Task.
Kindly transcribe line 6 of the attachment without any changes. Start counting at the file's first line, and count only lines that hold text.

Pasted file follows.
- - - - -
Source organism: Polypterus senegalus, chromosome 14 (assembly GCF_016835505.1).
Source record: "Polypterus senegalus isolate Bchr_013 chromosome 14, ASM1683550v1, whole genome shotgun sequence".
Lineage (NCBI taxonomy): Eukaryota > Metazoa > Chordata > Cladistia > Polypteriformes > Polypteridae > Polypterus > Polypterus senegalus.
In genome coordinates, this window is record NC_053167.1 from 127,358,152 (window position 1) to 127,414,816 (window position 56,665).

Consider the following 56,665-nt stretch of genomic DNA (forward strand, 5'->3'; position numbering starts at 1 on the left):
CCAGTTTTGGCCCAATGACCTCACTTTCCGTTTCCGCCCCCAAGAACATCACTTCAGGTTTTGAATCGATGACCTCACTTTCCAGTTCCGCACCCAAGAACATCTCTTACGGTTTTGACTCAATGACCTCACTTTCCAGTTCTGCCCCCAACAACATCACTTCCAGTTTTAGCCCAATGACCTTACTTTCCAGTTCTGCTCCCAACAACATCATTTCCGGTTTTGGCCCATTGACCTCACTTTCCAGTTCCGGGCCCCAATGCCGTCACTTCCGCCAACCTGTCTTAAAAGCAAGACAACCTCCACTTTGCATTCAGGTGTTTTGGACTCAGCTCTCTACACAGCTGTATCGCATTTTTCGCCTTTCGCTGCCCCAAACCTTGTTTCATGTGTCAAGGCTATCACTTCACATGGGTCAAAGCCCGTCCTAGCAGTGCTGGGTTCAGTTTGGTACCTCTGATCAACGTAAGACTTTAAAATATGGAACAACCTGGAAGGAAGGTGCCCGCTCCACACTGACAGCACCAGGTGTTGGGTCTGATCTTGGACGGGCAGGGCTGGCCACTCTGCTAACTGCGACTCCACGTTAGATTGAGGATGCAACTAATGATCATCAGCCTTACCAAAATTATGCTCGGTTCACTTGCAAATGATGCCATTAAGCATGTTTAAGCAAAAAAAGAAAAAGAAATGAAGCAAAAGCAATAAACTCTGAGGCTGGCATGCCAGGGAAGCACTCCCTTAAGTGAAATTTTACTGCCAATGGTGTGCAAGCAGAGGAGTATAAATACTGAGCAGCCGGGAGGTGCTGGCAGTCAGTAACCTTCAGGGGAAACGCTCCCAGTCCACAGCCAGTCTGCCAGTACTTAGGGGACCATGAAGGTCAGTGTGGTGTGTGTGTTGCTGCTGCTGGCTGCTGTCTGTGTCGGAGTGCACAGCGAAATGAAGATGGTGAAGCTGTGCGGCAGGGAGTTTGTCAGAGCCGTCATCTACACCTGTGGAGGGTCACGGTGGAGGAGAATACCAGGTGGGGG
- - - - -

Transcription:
CCAGTTTTGGCCCAATGACCTCACTTTCCGTTTCCGCCCCCAAGAACATCACTTCAGGTTTTGAATCGATGACCTCACTTTCCAGTTCCGCACCCAAGAACATCTCTTACGGTTTTGACTCAATGACCTCACTTTCCAGTTCTGCCCCCAACAACATCACTTCCAGTTTTAGCCCAATGACCTTACTTTCCAGTTCTGCTCCCAACAACATCATTTCCGGTTTTGGCCCATTGACCTCACTTTCCAGTTCCGGGCCCCAATGCCGTCACTTCCGCCAACCTGTCTTAAAAGCAAGACAACCTCCACTTTGCATTCAGGTGTTTTGGACTCAGCTCTCTACACAGCTGTATCGCATTTTTCGCCTTTCGCTGCCCCAAACCTTGTTTCATGTGTCAAGGCTATCACTTCACATGGGTCAAAGCCCGTCCTAGCAGTGCTGGGTTCAGTTTGGTACCTCTGATCAACGTAAGACTTTAAAATATGGAACAACCTGGAAGGAAGGTGCCCGCTCCACACTGACAGCACCAGGTGTTGGGTCTGATCTTGGACGGGCAGGGCTGGCCACTCTGCTAACTGCGACTCCACGTTAGATTGAGGATGCAACTAATGATCATCAGCCTTACCAAAATTATGCTCGGTTCACTTGCAAATGATGCCATTAAGCATGTTTAAGCAAAAAAAGAAAAAGAAATGAAGCAAAAGCAATAAACTCTGAGGCTGGCATGCCAGGGAAGCACTCCCTTAAGTGAAATTTTACTGCCAATGGTGTGCAAGCAGAGGAGTATAAATACTGAGCAGCCGGGAGGTGCTGGCAGTCAGTAACCTTCAGGGGAAACGCTCCCAGTCCACAGCCAGTCTGCCAGTACTTAGGGGACCATGAAGGTCAGTGTGGTGTGTGTGTTGCTGCTGCTGGCTGCTGTCTGTGTCGGAGTGCACAGCGAAATGAAGATGGTGAAGCTGTGCGGCAGGGAGTTTGTCAGAGCCGTCATCTACACCTGTGGAGGGTCACGGTGGAGGAGAATACCAGGTGGGGG